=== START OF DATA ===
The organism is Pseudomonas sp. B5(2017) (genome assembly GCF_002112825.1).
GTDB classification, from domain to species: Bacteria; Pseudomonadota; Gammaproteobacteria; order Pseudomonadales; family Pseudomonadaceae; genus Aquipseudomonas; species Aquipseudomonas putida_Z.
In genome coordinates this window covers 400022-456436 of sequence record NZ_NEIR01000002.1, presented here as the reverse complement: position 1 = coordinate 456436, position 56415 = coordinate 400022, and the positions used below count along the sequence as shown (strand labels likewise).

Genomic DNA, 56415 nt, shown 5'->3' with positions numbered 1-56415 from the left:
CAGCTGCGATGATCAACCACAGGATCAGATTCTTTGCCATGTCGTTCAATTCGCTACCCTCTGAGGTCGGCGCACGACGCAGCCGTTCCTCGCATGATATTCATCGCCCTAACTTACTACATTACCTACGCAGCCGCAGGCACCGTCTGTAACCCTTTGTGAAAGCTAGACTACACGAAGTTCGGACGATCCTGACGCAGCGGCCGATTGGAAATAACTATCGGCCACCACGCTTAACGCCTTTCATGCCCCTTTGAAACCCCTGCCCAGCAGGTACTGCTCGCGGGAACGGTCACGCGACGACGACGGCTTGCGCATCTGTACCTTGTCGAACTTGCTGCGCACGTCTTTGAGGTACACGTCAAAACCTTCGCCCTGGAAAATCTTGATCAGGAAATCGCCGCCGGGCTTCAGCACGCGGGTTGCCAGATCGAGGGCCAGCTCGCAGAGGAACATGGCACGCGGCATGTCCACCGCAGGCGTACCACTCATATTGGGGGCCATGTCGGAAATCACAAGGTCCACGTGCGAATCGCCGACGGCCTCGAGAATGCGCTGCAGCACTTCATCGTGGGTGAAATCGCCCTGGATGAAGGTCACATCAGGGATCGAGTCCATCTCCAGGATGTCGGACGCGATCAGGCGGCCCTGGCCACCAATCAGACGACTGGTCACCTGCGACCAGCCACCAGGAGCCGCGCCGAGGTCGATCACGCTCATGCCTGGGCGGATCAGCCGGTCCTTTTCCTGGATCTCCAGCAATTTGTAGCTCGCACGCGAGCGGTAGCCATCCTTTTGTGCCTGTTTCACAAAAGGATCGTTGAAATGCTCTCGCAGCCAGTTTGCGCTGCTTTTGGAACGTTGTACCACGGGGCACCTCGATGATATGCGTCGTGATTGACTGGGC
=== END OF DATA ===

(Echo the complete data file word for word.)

The organism is Pseudomonas sp. B5(2017) (genome assembly GCF_002112825.1).
GTDB classification, from domain to species: Bacteria; Pseudomonadota; Gammaproteobacteria; order Pseudomonadales; family Pseudomonadaceae; genus Aquipseudomonas; species Aquipseudomonas putida_Z.
In genome coordinates this window covers 400022-456436 of sequence record NZ_NEIR01000002.1, presented here as the reverse complement: position 1 = coordinate 456436, position 56415 = coordinate 400022, and the positions used below count along the sequence as shown (strand labels likewise).

Genomic DNA, 56415 nt, shown 5'->3' with positions numbered 1-56415 from the left:
CAGCTGCGATGATCAACCACAGGATCAGATTCTTTGCCATGTCGTTCAATTCGCTACCCTCTGAGGTCGGCGCACGACGCAGCCGTTCCTCGCATGATATTCATCGCCCTAACTTACTACATTACCTACGCAGCCGCAGGCACCGTCTGTAACCCTTTGTGAAAGCTAGACTACACGAAGTTCGGACGATCCTGACGCAGCGGCCGATTGGAAATAACTATCGGCCACCACGCTTAACGCCTTTCATGCCCCTTTGAAACCCCTGCCCAGCAGGTACTGCTCGCGGGAACGGTCACGCGACGACGACGGCTTGCGCATCTGTACCTTGTCGAACTTGCTGCGCACGTCTTTGAGGTACACGTCAAAACCTTCGCCCTGGAAAATCTTGATCAGGAAATCGCCGCCGGGCTTCAGCACGCGGGTTGCCAGATCGAGGGCCAGCTCGCAGAGGAACATGGCACGCGGCATGTCCACCGCAGGCGTACCACTCATATTGGGGGCCATGTCGGAAATCACAAGGTCCACGTGCGAATCGCCGACGGCCTCGAGAATGCGCTGCAGCACTTCATCGTGGGTGAAATCGCCCTGGATGAAGGTCACATCAGGGATCGAGTCCATCTCCAGGATGTCGGACGCGATCAGGCGGCCCTGGCCACCAATCAGACGACTGGTCACCTGCGACCAGCCACCAGGAGCCGCGCCGAGGTCGATCACGCTCATGCCTGGGCGGATCAGCCGGTCCTTTTCCTGGATCTCCAGCAATTTGTAGCTCGCACGCGAGCGGTAGCCATCCTTTTGTGCCTGTTTCACAAAAGGATCGTTGAAATGCTCTCGCAGCCAGTTTGCGCTGCTTTTGGAACGTTGTACCACGGGGCACCTCGATGATATGCGTCGTGATTGACTGGGC